Rachael answers:

First be aware the alcohol or drug use will make it harder for a woman to have an orgasm.  You are also more likely to experience orgasm with a partner in a long term relationship since you learn together what works best. One night stand sex tends to be much less satisfying for women.

Another factor in female orgasm is that most women require clitoral stimulation- either direct or indirect. The clitoris is formed from the same structures that from the penis during fetal development. The images below show the anatomy of the clitoris.  The image on the right also shows the internal portions of the clitoris which are not visible.

Picture of Clitoris and Labeled Parts             Drawing of Clitoris Structure with Labeled Parts

Oral sex, vibrators, and rubbing with finger(s) are usually the most effective ways to stimulate the clitoris. (remember to use protection with oral sex also- see the other Q and A’s for more information on condoms and dental dams)

Regarding male female intercourse, certain positions tend to allow more clitoral stimulation:

The “woman on top” position allows for indirect stimulation of the clitoris with pressure and friction against the man’s pubic area.  

The coital alignment technique works in a similar fashion. See:

Several positions allow for direct stimulation of the clitoris with either a finger or a vibrator.  These include the man entering from behind (“doggie style”) and the modified missionary position (where the woman lies on her back at the edge of the bed with her feet up in the air and the man is standing).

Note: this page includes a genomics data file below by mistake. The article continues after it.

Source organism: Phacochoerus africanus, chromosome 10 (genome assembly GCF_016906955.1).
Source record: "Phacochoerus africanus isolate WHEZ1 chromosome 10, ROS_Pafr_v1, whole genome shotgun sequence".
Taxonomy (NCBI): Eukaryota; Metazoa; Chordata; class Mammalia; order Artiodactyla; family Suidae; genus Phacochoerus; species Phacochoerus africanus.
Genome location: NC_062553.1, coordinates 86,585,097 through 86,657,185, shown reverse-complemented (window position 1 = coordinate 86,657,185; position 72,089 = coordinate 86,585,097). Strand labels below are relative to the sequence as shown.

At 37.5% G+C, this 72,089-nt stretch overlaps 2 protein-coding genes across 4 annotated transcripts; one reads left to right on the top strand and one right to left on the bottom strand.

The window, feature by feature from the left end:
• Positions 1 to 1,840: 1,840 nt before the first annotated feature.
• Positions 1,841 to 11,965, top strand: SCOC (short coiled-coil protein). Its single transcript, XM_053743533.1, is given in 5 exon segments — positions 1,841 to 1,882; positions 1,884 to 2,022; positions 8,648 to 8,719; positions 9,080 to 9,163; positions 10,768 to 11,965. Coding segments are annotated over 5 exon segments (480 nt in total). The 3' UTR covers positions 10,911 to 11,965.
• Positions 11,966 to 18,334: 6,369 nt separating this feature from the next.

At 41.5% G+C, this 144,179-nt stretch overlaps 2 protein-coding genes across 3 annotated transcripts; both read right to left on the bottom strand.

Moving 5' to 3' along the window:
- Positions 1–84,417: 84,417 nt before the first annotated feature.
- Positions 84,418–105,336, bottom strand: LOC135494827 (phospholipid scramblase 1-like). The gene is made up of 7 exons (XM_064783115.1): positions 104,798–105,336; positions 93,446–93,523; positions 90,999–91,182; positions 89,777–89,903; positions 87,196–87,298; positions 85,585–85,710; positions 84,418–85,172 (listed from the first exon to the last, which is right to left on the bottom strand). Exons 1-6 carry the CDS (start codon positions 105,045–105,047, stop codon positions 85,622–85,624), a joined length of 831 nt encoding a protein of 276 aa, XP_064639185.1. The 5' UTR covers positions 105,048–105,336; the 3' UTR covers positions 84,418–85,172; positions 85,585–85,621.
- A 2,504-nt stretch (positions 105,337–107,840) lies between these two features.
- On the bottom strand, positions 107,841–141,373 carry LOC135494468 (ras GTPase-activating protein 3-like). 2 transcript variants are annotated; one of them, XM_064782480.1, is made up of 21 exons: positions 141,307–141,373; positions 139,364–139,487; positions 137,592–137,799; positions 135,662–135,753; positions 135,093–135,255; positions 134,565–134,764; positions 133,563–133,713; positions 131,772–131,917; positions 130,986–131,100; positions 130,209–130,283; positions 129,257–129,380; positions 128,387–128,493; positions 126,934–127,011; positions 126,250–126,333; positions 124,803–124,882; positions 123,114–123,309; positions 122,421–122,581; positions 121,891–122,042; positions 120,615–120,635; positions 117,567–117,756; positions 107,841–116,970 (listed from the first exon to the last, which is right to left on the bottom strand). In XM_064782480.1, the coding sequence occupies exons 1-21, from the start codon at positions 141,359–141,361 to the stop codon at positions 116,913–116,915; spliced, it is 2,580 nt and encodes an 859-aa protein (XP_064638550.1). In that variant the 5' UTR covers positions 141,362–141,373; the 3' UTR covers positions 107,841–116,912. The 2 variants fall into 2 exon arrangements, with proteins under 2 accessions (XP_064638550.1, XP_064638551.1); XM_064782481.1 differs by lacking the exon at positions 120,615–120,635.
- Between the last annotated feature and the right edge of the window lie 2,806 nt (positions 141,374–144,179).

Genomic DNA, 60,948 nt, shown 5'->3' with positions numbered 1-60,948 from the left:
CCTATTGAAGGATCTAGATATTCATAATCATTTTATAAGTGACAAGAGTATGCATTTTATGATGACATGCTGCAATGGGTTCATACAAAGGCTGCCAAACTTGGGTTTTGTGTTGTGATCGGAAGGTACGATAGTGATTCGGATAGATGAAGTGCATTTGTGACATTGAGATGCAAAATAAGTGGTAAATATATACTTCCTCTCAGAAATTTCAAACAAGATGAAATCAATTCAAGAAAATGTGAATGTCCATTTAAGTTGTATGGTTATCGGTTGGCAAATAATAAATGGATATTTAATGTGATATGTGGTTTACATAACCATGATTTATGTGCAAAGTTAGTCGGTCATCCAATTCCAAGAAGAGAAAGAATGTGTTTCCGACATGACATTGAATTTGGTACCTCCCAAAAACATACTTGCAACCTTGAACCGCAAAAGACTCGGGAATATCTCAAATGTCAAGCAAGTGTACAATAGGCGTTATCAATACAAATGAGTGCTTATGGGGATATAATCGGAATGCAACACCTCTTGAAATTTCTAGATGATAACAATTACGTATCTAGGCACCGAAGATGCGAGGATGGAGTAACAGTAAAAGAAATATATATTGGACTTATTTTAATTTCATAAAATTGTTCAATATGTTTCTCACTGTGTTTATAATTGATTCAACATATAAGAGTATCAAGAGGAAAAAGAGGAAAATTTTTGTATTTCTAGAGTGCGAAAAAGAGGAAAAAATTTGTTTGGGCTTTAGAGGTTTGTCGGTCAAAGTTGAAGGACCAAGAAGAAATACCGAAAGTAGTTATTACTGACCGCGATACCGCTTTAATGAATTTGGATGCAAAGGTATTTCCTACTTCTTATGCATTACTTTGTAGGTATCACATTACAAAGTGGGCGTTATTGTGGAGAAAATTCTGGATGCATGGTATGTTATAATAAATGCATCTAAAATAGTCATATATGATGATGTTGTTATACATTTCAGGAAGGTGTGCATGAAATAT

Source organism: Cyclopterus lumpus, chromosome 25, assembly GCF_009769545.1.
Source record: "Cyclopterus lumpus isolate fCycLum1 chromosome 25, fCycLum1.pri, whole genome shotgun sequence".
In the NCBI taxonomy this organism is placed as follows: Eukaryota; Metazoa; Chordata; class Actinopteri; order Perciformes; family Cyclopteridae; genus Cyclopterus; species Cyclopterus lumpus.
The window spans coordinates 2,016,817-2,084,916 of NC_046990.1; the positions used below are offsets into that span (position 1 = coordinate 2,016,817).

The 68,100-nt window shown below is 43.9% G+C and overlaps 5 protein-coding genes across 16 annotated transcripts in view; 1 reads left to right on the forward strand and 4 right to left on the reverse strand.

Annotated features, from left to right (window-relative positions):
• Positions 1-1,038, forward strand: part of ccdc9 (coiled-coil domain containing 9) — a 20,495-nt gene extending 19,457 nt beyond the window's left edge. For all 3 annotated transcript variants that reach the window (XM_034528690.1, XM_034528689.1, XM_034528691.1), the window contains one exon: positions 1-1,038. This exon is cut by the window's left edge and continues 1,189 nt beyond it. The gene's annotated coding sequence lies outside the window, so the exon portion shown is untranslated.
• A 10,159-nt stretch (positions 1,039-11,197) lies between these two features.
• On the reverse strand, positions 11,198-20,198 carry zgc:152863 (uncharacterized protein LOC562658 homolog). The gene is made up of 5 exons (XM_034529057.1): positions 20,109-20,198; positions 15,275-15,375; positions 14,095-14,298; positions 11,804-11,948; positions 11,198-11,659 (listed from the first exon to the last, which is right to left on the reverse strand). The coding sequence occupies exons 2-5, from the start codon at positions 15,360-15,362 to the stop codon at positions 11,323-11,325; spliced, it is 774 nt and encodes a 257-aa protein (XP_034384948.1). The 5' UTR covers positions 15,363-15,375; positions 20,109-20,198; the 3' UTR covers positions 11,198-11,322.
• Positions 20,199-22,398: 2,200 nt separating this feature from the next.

For the majority of women proper technique and open, comfortable relationships where partners are able to experiment and talk about different techniques will result in a fuller sexual experience including orgasm there are some people were there are underlying causes for anorgasmia.    Some known psychological correlates of orgasms are having a history of sexual abuse (Rellini & Meston, 2007) strongly religious/ feeling guilty about sex (Meston et al., 2004), having a passive role and having strong anxiety during sexual intercourse related to the act itself, appearance, or value to the sexual partner (Meston et al., 2004).  For women who want more help and direction on an enjoyable sexual experience that are not helped by self study there are sex therapists available which base their practice on research and empirically valid techniques. 

Human Papilloma Virus Sexually Transmitted Infections

Can you get Herpes from Oral Sex?

How soon can you get tested after unprotected sex?

Can condoms protect against Herpes?

How big is my risk?

Medical bag and stethoscope  Medical Issues and Medications

Can my boyfriends blood pressure medication be affecting his ability to have an orgasm?